One singing technique for everything? Classical versus pop

One singing technique for everything? Classical versus popular singing

Two staircases in different colours - the picture is symbolic for the comparison of the singing technique pop versus classic

From time to time, singing students with previous classical experience come to my singing studio. They had previously taken classical singing lessons, but actually don't want to sing classical repertoire, but rock or pop songs. They have found that they cannot sing the songs with their classical singing technique or that their vocal "sound" does not suit them. Why is that? And is there a non-classical singing technique that covers the rock/pop range?

Quite a few singing teachers are convinced that classical singing technique can be used to sing all styles of music. It goes back to a long tradition of composed music that has indeed produced admirable vocal virtuosos - just think of the "heroic tenors" or "coloratura sopranos" who can still take our breath away in today's concert life. If one has learned to sing like this in a classical vocal training, can one not sing everything? "One size fits all"? Impressive as that is - No. Let's take a look at music history to understand why.

Characteristics of classical singing

What is considered "classical singing" owes much to the tradition of sung musical drama, the opera. The solo centrepiece of opera has been the aria since the time of the Italian composer Monteverdi, at the beginning of the 17th century. In an aria, the soloist had to be able to sing over the whole orchestra.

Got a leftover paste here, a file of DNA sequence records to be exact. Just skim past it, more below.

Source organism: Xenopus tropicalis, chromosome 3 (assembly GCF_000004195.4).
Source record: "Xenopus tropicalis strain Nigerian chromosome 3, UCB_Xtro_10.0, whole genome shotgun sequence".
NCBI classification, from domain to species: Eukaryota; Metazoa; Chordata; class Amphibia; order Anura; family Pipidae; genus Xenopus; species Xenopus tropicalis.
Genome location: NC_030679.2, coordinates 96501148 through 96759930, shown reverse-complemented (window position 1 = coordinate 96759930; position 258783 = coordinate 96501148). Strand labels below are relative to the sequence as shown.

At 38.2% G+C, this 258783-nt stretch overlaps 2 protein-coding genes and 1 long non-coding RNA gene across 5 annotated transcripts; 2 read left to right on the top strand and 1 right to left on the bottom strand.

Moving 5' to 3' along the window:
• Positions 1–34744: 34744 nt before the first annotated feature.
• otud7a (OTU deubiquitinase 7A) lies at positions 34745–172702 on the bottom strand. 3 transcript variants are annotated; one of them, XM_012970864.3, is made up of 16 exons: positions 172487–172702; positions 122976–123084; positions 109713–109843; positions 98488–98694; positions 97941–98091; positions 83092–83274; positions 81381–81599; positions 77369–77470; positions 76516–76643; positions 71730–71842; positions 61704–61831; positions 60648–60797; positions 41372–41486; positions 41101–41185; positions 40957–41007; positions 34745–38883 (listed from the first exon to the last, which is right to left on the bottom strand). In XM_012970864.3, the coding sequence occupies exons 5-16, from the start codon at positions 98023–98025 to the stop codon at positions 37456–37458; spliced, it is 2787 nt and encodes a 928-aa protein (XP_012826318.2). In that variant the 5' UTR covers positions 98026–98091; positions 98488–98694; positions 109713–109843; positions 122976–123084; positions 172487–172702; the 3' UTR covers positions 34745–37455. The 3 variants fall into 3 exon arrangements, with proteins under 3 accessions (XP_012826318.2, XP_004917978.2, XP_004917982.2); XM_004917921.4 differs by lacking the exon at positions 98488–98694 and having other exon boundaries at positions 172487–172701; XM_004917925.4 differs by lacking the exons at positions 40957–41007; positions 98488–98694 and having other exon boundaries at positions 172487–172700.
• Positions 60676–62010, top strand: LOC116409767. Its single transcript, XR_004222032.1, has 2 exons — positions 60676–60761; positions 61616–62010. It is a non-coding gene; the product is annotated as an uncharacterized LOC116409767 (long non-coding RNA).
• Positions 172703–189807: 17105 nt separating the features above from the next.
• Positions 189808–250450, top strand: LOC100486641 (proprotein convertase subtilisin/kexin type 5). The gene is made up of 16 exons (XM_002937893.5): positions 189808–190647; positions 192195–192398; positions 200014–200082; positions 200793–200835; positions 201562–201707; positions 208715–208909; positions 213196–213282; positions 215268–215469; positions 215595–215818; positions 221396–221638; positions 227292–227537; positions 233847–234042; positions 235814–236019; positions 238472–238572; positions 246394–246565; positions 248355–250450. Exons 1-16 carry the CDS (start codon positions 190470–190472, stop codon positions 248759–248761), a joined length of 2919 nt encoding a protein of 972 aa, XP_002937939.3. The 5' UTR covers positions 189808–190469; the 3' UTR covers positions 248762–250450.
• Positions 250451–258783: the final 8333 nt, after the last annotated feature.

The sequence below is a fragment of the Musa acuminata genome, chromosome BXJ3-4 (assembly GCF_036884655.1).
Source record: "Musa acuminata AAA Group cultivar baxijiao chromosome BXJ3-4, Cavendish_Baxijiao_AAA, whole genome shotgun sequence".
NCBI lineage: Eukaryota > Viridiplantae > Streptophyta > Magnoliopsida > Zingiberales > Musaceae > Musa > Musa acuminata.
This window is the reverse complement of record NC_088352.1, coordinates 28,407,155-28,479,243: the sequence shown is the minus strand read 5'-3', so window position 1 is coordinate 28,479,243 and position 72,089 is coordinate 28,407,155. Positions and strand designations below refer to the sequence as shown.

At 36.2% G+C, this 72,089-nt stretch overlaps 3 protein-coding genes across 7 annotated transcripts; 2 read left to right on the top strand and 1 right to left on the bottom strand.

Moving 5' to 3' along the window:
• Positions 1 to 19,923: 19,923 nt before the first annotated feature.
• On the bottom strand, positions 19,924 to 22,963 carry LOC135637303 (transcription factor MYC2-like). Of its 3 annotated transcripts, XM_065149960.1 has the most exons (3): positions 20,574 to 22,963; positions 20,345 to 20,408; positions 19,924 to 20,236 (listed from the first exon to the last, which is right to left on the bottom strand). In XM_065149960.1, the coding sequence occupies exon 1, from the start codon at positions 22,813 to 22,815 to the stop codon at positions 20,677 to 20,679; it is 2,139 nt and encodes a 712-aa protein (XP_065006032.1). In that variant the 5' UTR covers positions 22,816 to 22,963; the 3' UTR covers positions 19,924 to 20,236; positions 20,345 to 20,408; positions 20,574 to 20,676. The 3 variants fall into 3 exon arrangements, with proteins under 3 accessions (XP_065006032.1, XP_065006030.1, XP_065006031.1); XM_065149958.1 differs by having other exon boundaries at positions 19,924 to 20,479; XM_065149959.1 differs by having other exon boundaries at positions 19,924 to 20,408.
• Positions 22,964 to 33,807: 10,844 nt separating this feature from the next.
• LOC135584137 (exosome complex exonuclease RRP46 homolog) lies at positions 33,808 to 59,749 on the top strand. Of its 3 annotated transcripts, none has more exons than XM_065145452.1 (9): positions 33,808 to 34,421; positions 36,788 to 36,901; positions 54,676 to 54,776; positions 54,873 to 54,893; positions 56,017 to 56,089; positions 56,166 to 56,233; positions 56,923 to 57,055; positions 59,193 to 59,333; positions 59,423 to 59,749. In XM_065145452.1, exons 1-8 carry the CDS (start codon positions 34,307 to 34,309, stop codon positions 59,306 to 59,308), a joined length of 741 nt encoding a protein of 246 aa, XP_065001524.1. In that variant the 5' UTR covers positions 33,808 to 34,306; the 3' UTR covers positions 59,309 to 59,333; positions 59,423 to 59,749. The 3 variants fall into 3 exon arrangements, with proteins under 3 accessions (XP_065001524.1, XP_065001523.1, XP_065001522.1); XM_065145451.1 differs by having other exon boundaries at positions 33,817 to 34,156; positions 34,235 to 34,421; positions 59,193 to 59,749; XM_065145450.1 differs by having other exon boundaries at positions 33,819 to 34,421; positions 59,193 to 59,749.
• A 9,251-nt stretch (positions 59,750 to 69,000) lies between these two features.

To drown out the orchestra with the singing and at the same time to sing both beautifully in sound and understandably in text, this placed high vocal demands on the soloists. This gave rise to "bel canto", the art of beautiful singing, which was taught until the 19th century. Although there are doubts as to whether bel canto was ever a uniform "technique", there are some general characteristics of bel canto singing. Among them are 

  • the resonance of the voice, important for its carrying capacity across the orchestra, 
  • Unity of the voice registers i.e. the inaudible transition between head and chest voice, 
  • Dynamics i.e. the transition between loud and soft without audible change in sound quality, 
  • Support and hold long notes or phrases, 
  • Tone ornaments such as trills and vibrato. 

After Italian bel canto, other influential classical singing traditions emerged later. There is the tradition of French opera, and then above all German opera, which we remember from Wagner's famous music dramas. Singing from the German operatic tradition differs from Italian bel canto mainly in an additional darkening of the tone: a pronounced low-pitching of the larynx gives the sung vowels additional space, making them sound fuller and darker. 

In the singing tradition of the German art song, on the other hand, the brighter tone colour without laryngeal low register continued to be cultivated (audible, for example, in settings of Franz Schubert's "Lindenbaum"). We see: Singing from the European classical tradition does not offer a completely uniform (sound) picture. Nevertheless, in retrospect, Italian bel canto has become the epitome of "classical singing", often extended by the low position of the larynx, the so-called "yawn position" when singing.

From "Belter" to modern popular singing